So chalk this up as another book that absolutely everyone loved that I thought was an overrated steaming pile of nothingness. Part of this may be my own doing in expecting something as clever as Edwin Mullhouse, which was just off the charts great. This book presents this Oscar Wao (a self-proclaimed ghetto nerd) as having a wondrous life. Was he like Forest Gump or something? No, he was a fat Dominican kid who wanted nothing more then to get laid and couldn’t. That’s pretty much it. Pretty wondrous, right?
I read Junot Diaz’ book of short stories, Drown, many years ago and thought to myself, “my god I’m too Caucasian to be reading this.” And here I am again finding myself not giving enough of a shit to struggle through the pigeon Spanish that Diaz doesn’t really seem to want to share the meaning of with those of us not attuned to particularly Dominican Spanish — which is about as close to the Spanish I learned in school as driving a go cart is to racing in the Indy 500. The language at times is impenetrable, and while this wouldn’t normally bother me, I found it particularly distracting in this case, as it seemed buried in those words were the heart of the story — the heart being exactly what seemed to be missing. Sure I learned all sorts of Dominican history, and got a serious dose of Dominican culture (neither of which I was particularly informed about), but for that I would have rather read a non-fiction book or watched a good documentary. So what was left once we tore away the husk of a history lesson and looked at the core of the story? Again, there was a confused kid who lived inside his own head, may have had a touch of Asperger’s and basically made a mess of his life — a life, if broken down into its parts, that is neither wondrous nor particularly interesting.
Also not interesting is our narrator, who is at the same time a key and a peripheral character in the story. And perhaps therein lies the problem. When this guy, who amounts to a family friend and sometimes boyfriend of Oscar’s sister (and is the polar opposite of Oscar) is actually in Oscar’s life, we feel we get a decent sense of him, but in tying this somewhat unreliable narrator to the entirety of Oscar’s life, we are, for a large chunk of it, looking from arm’s length and relying on what amounts to hearsay from this known player. That, plus the fact the narrative spirals off on a chapter by chapter basis to cover other characters’ stories, and is littered with tons of footnotes, works to distance us from Oscar on such regular basis that we forget why we’re supposed to care about him by the time the story comes back around to him.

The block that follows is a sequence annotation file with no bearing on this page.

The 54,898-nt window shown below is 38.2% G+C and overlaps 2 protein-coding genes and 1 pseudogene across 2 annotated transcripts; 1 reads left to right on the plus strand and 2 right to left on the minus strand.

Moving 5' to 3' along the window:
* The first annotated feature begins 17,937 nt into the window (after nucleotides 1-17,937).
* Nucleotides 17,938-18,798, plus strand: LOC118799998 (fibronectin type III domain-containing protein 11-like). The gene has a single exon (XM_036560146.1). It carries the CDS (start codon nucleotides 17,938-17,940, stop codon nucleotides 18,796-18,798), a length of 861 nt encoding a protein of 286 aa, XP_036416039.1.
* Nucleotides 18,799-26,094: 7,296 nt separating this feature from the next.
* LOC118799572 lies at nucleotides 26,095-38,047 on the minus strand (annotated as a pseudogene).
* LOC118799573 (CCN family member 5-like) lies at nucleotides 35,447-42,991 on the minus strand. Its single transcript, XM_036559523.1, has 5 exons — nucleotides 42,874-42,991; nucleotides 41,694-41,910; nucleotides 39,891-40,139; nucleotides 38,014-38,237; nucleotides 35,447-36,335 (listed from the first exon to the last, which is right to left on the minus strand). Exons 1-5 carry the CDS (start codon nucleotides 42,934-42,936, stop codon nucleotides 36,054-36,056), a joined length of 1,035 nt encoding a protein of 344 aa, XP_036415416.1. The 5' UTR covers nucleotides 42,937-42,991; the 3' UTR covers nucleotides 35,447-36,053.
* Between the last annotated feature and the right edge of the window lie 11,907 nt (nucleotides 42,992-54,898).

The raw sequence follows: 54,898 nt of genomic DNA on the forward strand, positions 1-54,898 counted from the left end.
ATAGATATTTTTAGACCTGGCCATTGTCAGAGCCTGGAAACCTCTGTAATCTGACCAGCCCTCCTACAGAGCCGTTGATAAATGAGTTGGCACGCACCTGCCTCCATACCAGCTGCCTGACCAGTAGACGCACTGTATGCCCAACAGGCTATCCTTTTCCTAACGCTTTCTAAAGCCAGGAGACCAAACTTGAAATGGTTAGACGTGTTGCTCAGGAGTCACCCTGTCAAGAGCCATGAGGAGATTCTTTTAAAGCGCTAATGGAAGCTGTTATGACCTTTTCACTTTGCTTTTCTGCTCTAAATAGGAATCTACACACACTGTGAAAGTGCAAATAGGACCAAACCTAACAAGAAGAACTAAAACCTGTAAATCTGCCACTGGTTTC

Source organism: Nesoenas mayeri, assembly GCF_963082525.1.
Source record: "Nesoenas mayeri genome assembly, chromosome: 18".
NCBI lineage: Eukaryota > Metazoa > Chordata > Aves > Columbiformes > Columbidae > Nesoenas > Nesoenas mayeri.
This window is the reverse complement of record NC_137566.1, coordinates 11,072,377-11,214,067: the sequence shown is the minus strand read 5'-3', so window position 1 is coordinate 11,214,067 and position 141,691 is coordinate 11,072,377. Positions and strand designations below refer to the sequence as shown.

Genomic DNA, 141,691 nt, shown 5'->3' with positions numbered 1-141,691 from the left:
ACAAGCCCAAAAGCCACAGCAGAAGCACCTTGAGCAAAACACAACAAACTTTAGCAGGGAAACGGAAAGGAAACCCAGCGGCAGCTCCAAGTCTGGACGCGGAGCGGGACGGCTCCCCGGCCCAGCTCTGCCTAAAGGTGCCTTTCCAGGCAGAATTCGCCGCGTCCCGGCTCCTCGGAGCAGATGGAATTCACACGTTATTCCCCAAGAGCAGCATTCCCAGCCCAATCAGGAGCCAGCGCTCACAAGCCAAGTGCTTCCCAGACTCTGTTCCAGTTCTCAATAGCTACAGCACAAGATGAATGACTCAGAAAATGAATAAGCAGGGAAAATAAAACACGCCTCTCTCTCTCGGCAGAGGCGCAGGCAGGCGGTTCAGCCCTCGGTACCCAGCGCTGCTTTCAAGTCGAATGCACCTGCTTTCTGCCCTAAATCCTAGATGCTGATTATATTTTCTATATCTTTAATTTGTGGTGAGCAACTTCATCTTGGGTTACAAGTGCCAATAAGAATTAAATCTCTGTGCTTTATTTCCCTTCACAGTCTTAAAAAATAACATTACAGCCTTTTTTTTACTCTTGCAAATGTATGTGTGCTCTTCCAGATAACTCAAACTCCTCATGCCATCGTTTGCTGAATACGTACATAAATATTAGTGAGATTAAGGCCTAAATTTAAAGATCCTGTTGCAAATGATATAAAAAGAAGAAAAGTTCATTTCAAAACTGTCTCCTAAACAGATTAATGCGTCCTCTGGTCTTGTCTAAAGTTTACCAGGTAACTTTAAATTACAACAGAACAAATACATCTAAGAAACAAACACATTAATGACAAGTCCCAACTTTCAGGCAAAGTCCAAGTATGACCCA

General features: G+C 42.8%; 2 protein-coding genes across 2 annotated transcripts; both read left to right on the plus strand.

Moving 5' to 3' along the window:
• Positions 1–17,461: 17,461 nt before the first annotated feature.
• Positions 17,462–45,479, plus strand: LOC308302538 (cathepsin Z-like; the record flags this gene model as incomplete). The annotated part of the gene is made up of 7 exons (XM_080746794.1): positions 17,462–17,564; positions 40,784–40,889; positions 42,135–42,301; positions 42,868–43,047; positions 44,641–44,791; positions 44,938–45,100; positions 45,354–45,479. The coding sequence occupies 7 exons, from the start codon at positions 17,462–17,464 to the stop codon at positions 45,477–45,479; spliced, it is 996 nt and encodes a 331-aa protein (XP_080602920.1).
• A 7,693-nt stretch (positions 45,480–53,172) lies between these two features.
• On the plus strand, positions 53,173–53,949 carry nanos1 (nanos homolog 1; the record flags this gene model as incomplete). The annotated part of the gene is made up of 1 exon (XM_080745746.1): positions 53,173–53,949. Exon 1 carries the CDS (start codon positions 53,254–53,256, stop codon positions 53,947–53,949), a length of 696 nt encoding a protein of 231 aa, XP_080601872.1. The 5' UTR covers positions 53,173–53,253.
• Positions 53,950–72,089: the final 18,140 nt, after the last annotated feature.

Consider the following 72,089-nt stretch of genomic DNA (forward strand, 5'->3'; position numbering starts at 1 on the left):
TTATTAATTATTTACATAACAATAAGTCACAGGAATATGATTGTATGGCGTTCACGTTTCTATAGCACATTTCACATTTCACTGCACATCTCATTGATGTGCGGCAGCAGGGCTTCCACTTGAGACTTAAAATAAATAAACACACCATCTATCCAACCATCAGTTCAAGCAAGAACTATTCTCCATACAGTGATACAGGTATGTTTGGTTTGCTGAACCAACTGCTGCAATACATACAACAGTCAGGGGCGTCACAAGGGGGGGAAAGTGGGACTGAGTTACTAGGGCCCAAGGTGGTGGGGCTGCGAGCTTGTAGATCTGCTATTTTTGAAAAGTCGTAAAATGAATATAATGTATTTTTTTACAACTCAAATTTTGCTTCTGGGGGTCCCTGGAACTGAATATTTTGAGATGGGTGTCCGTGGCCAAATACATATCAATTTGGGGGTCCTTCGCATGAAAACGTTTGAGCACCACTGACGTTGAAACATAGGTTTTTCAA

And then I come back to the cultural thing. Perhaps the title is meant to be sarcastic or telling in a way that I’m not aware of. Perhaps his life is wondrous because he’s a Dominican man who can’t get laid — how bizarre and wondrous! Or maybe it’s wondrous because he’s a heady guy surrounded by dudes who clearly aren’t. Dunno. What I do know is Diaz spends at least sixty percent of the book describing the female characters’ bodies — mostly their breasts. It actually gets a little tiring hearing about this one’s boobs and that one’s boobs. We get it; dudes love tits. And if you got ’em as a Dominican woman, you can apparently rule all men around you — until it really comes down to it and they decide to smack the shit out of your pretty face. Lovely. Seriously, though, if a Jewish author wrote a book filled with all Jewish characters like this, the JDL would have people picketing his house calling him self-hating and a traitor. Now I know that Trujillo dude was an evil dictator, and all his cronies are evildoers, but there doesn’t seem to be one person in this book whom doesn’t either act with his dick or lady parts on a pretty regular basis.
Expectations are a bitch, and this book sat on my shelf for quite a while gaining more and more mystique as people mentioned liking it. Proves that nice surprises are sometimes better than the hype.